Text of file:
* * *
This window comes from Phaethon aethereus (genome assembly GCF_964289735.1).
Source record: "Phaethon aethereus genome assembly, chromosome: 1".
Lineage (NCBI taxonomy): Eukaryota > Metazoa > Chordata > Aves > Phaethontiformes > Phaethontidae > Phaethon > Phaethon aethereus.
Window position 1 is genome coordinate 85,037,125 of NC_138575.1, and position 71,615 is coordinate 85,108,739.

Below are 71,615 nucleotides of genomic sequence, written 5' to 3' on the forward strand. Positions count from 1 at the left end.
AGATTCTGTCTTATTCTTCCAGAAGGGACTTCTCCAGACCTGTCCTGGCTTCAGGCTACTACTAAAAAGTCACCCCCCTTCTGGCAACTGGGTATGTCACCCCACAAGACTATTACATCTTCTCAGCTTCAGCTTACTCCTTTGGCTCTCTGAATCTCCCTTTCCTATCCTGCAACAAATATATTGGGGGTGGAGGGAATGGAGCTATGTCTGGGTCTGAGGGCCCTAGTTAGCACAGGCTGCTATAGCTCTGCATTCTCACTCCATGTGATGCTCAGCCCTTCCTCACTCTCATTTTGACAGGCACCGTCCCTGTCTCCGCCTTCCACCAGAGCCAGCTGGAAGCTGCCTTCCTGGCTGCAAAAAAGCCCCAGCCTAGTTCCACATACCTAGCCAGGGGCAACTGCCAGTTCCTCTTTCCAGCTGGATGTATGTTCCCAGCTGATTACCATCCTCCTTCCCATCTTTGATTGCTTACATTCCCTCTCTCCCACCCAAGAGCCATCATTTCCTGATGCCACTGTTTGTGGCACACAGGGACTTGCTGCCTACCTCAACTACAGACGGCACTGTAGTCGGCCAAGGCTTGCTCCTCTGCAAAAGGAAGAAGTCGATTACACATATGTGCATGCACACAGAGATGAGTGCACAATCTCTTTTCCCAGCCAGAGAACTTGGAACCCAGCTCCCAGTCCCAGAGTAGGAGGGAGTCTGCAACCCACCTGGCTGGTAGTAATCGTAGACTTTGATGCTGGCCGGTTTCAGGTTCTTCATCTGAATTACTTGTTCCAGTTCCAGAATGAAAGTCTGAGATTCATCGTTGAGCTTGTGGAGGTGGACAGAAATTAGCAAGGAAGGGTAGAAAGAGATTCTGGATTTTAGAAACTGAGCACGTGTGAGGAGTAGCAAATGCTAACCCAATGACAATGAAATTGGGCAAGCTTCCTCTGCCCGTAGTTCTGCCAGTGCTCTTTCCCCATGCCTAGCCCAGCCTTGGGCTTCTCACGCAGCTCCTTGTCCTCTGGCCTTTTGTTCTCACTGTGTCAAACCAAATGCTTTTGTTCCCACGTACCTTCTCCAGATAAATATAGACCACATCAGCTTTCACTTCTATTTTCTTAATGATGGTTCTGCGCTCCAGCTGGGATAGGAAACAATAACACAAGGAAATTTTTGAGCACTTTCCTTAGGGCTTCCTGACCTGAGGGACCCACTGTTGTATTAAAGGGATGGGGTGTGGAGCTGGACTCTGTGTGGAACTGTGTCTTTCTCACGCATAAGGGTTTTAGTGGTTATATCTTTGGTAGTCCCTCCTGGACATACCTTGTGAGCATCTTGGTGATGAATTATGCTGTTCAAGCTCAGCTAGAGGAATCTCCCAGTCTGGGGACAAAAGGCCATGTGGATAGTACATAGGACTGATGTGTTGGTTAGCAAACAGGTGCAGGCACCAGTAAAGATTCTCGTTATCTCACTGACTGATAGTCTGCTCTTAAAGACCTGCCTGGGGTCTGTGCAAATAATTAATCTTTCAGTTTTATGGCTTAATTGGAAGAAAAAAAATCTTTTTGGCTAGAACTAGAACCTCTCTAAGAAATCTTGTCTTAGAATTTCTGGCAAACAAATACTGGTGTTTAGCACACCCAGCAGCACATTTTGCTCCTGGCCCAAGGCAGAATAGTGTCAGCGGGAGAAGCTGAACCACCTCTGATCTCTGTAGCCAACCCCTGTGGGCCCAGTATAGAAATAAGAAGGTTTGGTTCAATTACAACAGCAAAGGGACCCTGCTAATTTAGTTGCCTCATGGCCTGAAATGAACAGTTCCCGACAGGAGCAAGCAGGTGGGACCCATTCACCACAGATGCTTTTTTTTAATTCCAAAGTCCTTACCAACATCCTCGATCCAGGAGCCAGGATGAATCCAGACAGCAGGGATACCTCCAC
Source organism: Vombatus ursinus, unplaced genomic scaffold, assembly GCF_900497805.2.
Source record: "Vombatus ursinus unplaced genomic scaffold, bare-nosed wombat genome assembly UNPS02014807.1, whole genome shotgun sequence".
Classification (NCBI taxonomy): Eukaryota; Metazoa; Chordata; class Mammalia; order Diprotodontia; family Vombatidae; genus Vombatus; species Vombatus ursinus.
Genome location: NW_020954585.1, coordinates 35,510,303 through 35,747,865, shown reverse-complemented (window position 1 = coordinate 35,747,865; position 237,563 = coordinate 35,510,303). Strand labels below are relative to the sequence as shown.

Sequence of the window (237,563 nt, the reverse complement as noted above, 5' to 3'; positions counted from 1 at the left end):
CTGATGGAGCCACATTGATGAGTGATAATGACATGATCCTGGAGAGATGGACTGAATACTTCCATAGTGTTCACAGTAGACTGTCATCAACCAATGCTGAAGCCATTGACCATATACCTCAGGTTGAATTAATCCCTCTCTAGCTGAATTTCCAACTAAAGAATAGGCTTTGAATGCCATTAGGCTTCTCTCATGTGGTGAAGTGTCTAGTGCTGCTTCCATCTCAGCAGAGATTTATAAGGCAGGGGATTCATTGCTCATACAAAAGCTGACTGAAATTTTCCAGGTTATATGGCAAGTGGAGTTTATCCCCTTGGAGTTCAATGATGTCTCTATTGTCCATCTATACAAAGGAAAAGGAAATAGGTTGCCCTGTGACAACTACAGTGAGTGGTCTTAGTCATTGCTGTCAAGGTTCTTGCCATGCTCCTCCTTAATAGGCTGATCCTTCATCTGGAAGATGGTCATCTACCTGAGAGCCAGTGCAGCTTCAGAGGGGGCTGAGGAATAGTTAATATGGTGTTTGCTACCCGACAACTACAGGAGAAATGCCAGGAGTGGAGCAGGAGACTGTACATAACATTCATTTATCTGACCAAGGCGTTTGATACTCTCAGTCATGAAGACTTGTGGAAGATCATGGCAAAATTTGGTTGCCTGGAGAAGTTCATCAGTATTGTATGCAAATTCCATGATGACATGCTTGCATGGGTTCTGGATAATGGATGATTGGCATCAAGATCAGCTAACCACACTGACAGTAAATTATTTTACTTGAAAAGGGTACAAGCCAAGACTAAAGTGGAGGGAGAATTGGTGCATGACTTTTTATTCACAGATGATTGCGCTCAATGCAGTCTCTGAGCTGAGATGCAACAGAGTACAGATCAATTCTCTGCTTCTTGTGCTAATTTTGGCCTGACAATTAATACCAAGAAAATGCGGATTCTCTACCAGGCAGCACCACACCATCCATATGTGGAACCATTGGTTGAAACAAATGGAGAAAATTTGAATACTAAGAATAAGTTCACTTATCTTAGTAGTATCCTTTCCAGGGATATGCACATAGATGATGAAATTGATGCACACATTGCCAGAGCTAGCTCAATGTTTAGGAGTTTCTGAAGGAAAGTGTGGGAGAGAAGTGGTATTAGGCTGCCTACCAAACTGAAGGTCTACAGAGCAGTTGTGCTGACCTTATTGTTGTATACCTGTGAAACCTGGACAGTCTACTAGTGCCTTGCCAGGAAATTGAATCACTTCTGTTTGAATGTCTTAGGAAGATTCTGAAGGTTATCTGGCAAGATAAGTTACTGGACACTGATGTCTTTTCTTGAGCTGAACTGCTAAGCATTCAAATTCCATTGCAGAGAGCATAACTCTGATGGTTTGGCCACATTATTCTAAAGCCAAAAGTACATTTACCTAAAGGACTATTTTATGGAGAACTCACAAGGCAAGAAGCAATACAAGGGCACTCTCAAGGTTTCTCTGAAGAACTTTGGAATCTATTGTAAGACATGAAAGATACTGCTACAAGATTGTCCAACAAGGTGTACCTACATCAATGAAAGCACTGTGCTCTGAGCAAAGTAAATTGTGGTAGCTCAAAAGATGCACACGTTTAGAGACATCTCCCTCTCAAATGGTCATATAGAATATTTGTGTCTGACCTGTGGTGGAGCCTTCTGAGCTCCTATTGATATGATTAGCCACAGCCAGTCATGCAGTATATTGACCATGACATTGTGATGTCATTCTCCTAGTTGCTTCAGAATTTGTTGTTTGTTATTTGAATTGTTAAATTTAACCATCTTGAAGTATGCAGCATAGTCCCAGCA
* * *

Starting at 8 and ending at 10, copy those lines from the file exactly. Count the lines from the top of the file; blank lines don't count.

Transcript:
Source record: "Vombatus ursinus unplaced genomic scaffold, bare-nosed wombat genome assembly UNPS02014807.1, whole genome shotgun sequence".
Classification (NCBI taxonomy): Eukaryota; Metazoa; Chordata; class Mammalia; order Diprotodontia; family Vombatidae; genus Vombatus; species Vombatus ursinus.
Genome location: NW_020954585.1, coordinates 35,510,303 through 35,747,865, shown reverse-complemented (window position 1 = coordinate 35,747,865; position 237,563 = coordinate 35,510,303). Strand labels below are relative to the sequence as shown.